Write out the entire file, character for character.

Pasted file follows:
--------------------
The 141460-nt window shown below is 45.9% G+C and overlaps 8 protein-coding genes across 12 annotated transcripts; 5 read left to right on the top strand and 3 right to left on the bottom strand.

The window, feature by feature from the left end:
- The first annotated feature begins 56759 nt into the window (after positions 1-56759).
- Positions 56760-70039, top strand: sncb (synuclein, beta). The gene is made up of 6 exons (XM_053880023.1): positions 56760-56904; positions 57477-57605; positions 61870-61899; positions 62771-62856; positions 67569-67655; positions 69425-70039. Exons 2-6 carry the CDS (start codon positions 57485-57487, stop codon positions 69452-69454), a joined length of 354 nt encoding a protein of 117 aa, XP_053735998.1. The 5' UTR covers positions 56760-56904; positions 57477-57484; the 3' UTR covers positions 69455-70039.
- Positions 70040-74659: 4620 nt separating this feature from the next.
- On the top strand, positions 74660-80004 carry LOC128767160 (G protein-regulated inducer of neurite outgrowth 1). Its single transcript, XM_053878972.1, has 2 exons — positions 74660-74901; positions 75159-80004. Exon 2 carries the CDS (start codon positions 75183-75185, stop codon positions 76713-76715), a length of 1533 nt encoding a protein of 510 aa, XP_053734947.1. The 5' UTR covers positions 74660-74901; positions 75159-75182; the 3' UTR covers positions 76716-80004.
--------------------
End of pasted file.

The 141460-nt window shown below is 45.9% G+C and overlaps 8 protein-coding genes across 12 annotated transcripts; 5 read left to right on the top strand and 3 right to left on the bottom strand.

The window, feature by feature from the left end:
- The first annotated feature begins 56759 nt into the window (after positions 1-56759).
- Positions 56760-70039, top strand: sncb (synuclein, beta). The gene is made up of 6 exons (XM_053880023.1): positions 56760-56904; positions 57477-57605; positions 61870-61899; positions 62771-62856; positions 67569-67655; positions 69425-70039. Exons 2-6 carry the CDS (start codon positions 57485-57487, stop codon positions 69452-69454), a joined length of 354 nt encoding a protein of 117 aa, XP_053735998.1. The 5' UTR covers positions 56760-56904; positions 57477-57484; the 3' UTR covers positions 69455-70039.
- Positions 70040-74659: 4620 nt separating this feature from the next.
- On the top strand, positions 74660-80004 carry LOC128767160 (G protein-regulated inducer of neurite outgrowth 1). Its single transcript, XM_053878972.1, has 2 exons — positions 74660-74901; positions 75159-80004. Exon 2 carries the CDS (start codon positions 75183-75185, stop codon positions 76713-76715), a length of 1533 nt encoding a protein of 510 aa, XP_053734947.1. The 5' UTR covers positions 74660-74901; positions 75159-75182; the 3' UTR covers positions 76716-80004.